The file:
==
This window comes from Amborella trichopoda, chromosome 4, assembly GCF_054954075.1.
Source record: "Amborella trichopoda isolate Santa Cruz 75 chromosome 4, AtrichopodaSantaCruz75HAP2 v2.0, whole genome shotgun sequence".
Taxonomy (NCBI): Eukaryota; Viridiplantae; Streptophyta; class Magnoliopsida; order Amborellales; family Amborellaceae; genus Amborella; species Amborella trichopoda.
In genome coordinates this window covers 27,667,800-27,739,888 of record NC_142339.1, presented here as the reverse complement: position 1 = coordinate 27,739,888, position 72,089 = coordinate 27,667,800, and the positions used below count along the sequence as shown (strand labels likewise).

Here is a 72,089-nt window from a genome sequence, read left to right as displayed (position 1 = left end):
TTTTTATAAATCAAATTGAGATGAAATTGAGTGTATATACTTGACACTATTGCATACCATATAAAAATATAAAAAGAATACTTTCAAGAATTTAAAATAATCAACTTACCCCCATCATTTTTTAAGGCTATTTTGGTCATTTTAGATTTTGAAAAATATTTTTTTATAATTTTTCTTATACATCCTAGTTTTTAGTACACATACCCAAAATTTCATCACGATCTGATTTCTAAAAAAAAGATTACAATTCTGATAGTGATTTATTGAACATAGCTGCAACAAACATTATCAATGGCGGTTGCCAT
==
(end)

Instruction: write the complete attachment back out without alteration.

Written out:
This window comes from Amborella trichopoda, chromosome 4, assembly GCF_054954075.1.
Source record: "Amborella trichopoda isolate Santa Cruz 75 chromosome 4, AtrichopodaSantaCruz75HAP2 v2.0, whole genome shotgun sequence".
Taxonomy (NCBI): Eukaryota; Viridiplantae; Streptophyta; class Magnoliopsida; order Amborellales; family Amborellaceae; genus Amborella; species Amborella trichopoda.
In genome coordinates this window covers 27,667,800-27,739,888 of record NC_142339.1, presented here as the reverse complement: position 1 = coordinate 27,739,888, position 72,089 = coordinate 27,667,800, and the positions used below count along the sequence as shown (strand labels likewise).

Here is a 72,089-nt window from a genome sequence, read left to right as displayed (position 1 = left end):
TTTTTATAAATCAAATTGAGATGAAATTGAGTGTATATACTTGACACTATTGCATACCATATAAAAATATAAAAAGAATACTTTCAAGAATTTAAAATAATCAACTTACCCCCATCATTTTTTAAGGCTATTTTGGTCATTTTAGATTTTGAAAAATATTTTTTTATAATTTTTCTTATACATCCTAGTTTTTAGTACACATACCCAAAATTTCATCACGATCTGATTTCTAAAAAAAAGATTACAATTCTGATAGTGATTTATTGAACATAGCTGCAACAAACATTATCAATGGCGGTTGCCAT